“Do not depend on the hope of results,” Thomas Merton said in his letter to a young activist who was suffering from despair.
Truth be told, whether in our work for social change or in our personal lives, most of us have pinned our hopes to results or particular outcomes at one point or another. But the times when we most need hope are often occasions when the expected outcomes are either bleak or unbearably uncertain. Perhaps we face a serious illness or an irretrievable loss. Perhaps we’re working to uproot an oppression established over centuries or seeking a reconciliation that is stubbornly resisted. In situations like these, any hope riding a horse named Results might not make it to the finish line. So, how – and where – do we find hope then?
“Hope is a state of mind, not of the world,” claimed Vaclav Havel. Writing from a Czechoslovakian prison cell, he said, “(T)he deepest and most important form of hope, the only one that can keep us above water and urge us to good works, and the only true source of the breathtaking dimension of the human spirit and its efforts, is something we get, as if from ‘elsewhere.’”
This hope that comes to us from “elsewhere” might be from another person, from nature or from our ultimate source of meaning or guidance, by whatever name we address it. It might come from our life’s work or our community. However we find and name that “elsewhere,” the gift of true hope comes from turning our gaze toward a horizon wider than our own backyard. And whether our prisons are made of cement blocks, as Havel’s was, or with the less visible bars of alienation and isolation, of white supremacy or materialism, hope is about finding ourselves in a larger frame and awakening to what is beyond our personal periphery.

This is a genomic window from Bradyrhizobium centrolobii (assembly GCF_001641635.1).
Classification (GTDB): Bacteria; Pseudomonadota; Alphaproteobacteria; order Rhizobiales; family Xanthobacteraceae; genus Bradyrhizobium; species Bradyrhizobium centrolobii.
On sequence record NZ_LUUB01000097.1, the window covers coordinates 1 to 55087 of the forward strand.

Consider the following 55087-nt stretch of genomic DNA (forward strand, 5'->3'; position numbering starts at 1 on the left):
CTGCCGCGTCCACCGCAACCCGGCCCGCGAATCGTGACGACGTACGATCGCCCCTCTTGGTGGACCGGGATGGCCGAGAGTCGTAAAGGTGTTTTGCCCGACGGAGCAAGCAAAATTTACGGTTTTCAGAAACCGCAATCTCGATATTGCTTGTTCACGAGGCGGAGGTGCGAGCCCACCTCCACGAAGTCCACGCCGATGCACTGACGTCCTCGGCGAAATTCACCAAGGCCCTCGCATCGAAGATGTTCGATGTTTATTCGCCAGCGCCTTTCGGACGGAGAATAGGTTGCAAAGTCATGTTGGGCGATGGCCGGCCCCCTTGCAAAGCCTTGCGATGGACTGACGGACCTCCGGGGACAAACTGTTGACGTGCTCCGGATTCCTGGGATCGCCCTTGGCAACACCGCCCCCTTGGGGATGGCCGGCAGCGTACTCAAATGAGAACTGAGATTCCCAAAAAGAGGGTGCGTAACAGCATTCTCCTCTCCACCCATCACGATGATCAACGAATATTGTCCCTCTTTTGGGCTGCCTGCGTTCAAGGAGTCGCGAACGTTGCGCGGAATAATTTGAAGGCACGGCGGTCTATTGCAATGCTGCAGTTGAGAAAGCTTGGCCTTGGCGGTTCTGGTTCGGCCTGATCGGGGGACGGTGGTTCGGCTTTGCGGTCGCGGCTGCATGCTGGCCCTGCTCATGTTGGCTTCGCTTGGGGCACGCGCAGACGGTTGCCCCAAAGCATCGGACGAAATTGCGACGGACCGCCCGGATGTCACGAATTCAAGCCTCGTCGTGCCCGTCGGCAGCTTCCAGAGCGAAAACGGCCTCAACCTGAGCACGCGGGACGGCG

The poet philosopher Bayo Akomolafe warns that hope can “incarcerate” us as a colonial entity, or as “the territorial promise of unending continuity.” He proposes that we might instead call for the end of hope, or at least that form of it, by creating or welcoming ruptures in the way things are. By opening cracks that make room for something new. Because “when we get to the end of our hope in continuity,” he says, “there is promise there!”
Hope, it occurs to me, is not satisfied with the way things are but leans toward a new possibility not in evidence around us but one that can be glimpsed by imagination and faith. Hope is forward-leaning, says writer Julie Neraas, and “biblically speaking, is never equated with the status quo.” It takes full stock of where we are now and then casts our attention out beyond that. It lifts our eyes and beckons us to new horizons.
This is not the same as optimism, false or otherwise, but it is tied to survival. “(H)ope is no shining thing,” the poet Mark Doty tells us, recounting the story of his partner’s death from AIDS, “but a kind of sustenance, plain as bread, the ordinary thing that feeds us.”
Hope is the leavened sustenance of our souls carrying us from one day to the next, no matter what comes our way. It is what remained at the bottom of Pandora’s Box after the chaos escaped into the world. It is what lifts our eyes from the prisons that separate us from one another toward a better, more equitable future.
“You start more and more,” Merton’s letter to the young activist continues, “to concentrate not on the results but on the value, the righteousness, the truth of the work itself.”
Such is the horizon of hope, where a new day is already dawning.
To attend an online writing session exploring Hope, register here:https://bit.ly/OpenPageMay.